Radio Shack ferrites measured!

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hertzian

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I use a number of RS ferrite snap-on chokes as either feedpoint baluns / chokes, or as a way to tune the common-mode of the feedline as a 1/4 wave element.

I measured them with an MFJ 259B antenna analyzer with a very small length of RG-58 with the braids and center conductor twisted together on each end, and attached to the shield and antenna posts of the analyzer with the bead snapped on. I only measured up from about 30 mhz, where there was no reactive component (X) present when the bead was snapped on.

This is the best I could do, and on some of the chokes, I did not have an absolutely tight fit. I'm sure someone can do a better job than I did here as I don't have any fatter jumpers available - and I'm not cutting up my existing feedline. :)

Problem is, how may of these do you need? Most references to the choking impedance needed to make a good feedpoint choke on symetrically-fed dipoles vary from 500 - 1000 Z, with 1000 ohms preferable.

For my quarter-wave common-mode elements where I purposely use this "feature" of coax, you need around 3000 ohms or more! (See my other antenna notes about the half-sloper about how to get around this and use less chokes.)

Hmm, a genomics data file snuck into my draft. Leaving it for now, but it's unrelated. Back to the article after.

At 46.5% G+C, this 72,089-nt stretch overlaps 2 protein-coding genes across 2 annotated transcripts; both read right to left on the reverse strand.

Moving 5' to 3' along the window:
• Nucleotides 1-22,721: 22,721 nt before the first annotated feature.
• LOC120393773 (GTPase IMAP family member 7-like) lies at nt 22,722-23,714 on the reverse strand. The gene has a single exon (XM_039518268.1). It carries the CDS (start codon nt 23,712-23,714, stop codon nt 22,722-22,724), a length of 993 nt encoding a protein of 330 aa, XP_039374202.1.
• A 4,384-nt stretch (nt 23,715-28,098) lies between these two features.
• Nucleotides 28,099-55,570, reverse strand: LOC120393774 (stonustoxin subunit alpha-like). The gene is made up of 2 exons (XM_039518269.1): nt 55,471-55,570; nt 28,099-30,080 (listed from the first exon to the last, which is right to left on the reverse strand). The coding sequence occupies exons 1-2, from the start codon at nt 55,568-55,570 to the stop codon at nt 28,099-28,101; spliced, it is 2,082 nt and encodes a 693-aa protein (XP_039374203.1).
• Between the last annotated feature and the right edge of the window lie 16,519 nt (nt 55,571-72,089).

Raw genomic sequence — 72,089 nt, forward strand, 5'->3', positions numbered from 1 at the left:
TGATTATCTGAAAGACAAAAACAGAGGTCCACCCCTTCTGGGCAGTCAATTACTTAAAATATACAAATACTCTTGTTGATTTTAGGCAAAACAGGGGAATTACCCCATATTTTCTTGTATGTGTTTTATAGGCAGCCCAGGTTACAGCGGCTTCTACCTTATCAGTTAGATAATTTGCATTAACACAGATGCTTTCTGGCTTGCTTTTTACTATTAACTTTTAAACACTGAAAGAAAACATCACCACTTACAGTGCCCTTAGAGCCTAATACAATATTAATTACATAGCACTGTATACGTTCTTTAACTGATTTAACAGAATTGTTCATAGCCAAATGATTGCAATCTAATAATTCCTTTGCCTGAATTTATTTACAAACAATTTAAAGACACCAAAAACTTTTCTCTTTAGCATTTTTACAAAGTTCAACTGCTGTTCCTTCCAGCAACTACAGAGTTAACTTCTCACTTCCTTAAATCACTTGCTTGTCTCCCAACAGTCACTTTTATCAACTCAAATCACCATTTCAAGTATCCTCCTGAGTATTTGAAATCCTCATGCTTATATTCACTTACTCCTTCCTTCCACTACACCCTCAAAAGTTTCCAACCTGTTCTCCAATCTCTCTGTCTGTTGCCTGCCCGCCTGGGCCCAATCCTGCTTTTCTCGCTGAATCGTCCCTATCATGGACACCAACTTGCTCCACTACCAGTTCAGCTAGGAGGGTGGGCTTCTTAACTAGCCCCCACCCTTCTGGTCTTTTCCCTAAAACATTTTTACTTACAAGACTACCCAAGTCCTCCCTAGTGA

So how many do you need, ie what is the value of the individual chokes and at what frequencies?

RADIO SHACK 273-105 (or 273-0105)
Type-43 material

FREQ R
------- ----
30 150
45 195
55 245
70 260
88 270
108 236
118 221
125 210
136 189
146 175
160 165
175 141



RADIO SHACK 273-069
(I'm not sure what mix this is)

FREQ R
------- ----

88 245
108 375
118 400
137 377
146 337
160 288
170 250

This 273-069 was a very tight fit for the RG-58. Could that tightness mean that my earlier measurements are a bit on the low side for the 273-105 ? Probably, but maybe someone can do better than with my test setup.

At any rate, for the 105's, and for that matter most of my other type-43 ferrite material chokes I had laying around, the results were about the same. So to be conservative, for projects that use the type-43's, I'll mentally calculate that each has about 200 ohms and for good measure, add one more.

Not very scientific, and I wish I had the equipment to do a better test.
 
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